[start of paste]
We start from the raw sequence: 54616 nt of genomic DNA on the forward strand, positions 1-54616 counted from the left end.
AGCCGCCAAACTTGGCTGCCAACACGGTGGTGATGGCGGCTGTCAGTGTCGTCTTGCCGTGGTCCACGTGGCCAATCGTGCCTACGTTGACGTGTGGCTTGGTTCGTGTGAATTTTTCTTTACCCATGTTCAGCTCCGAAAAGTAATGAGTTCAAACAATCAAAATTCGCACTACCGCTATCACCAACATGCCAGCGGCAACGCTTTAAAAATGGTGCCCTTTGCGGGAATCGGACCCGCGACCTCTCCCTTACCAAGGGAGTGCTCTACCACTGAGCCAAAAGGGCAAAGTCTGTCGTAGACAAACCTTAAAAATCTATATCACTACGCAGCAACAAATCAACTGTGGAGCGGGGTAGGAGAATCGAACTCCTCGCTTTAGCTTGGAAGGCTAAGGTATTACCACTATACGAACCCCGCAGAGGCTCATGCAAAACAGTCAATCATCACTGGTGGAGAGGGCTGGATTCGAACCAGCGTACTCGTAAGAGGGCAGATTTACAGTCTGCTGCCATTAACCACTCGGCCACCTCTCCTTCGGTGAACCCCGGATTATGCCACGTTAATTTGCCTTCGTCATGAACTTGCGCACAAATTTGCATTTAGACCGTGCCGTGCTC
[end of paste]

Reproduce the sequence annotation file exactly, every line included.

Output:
We start from the raw sequence: 54616 nt of genomic DNA on the forward strand, positions 1-54616 counted from the left end.
AGCCGCCAAACTTGGCTGCCAACACGGTGGTGATGGCGGCTGTCAGTGTCGTCTTGCCGTGGTCCACGTGGCCAATCGTGCCTACGTTGACGTGTGGCTTGGTTCGTGTGAATTTTTCTTTACCCATGTTCAGCTCCGAAAAGTAATGAGTTCAAACAATCAAAATTCGCACTACCGCTATCACCAACATGCCAGCGGCAACGCTTTAAAAATGGTGCCCTTTGCGGGAATCGGACCCGCGACCTCTCCCTTACCAAGGGAGTGCTCTACCACTGAGCCAAAAGGGCAAAGTCTGTCGTAGACAAACCTTAAAAATCTATATCACTACGCAGCAACAAATCAACTGTGGAGCGGGGTAGGAGAATCGAACTCCTCGCTTTAGCTTGGAAGGCTAAGGTATTACCACTATACGAACCCCGCAGAGGCTCATGCAAAACAGTCAATCATCACTGGTGGAGAGGGCTGGATTCGAACCAGCGTACTCGTAAGAGGGCAGATTTACAGTCTGCTGCCATTAACCACTCGGCCACCTCTCCTTCGGTGAACCCCGGATTATGCCACGTTAATTTGCCTTCGTCATGAACTTGCGCACAAATTTGCATTTAGACCGTGCCGTGCTC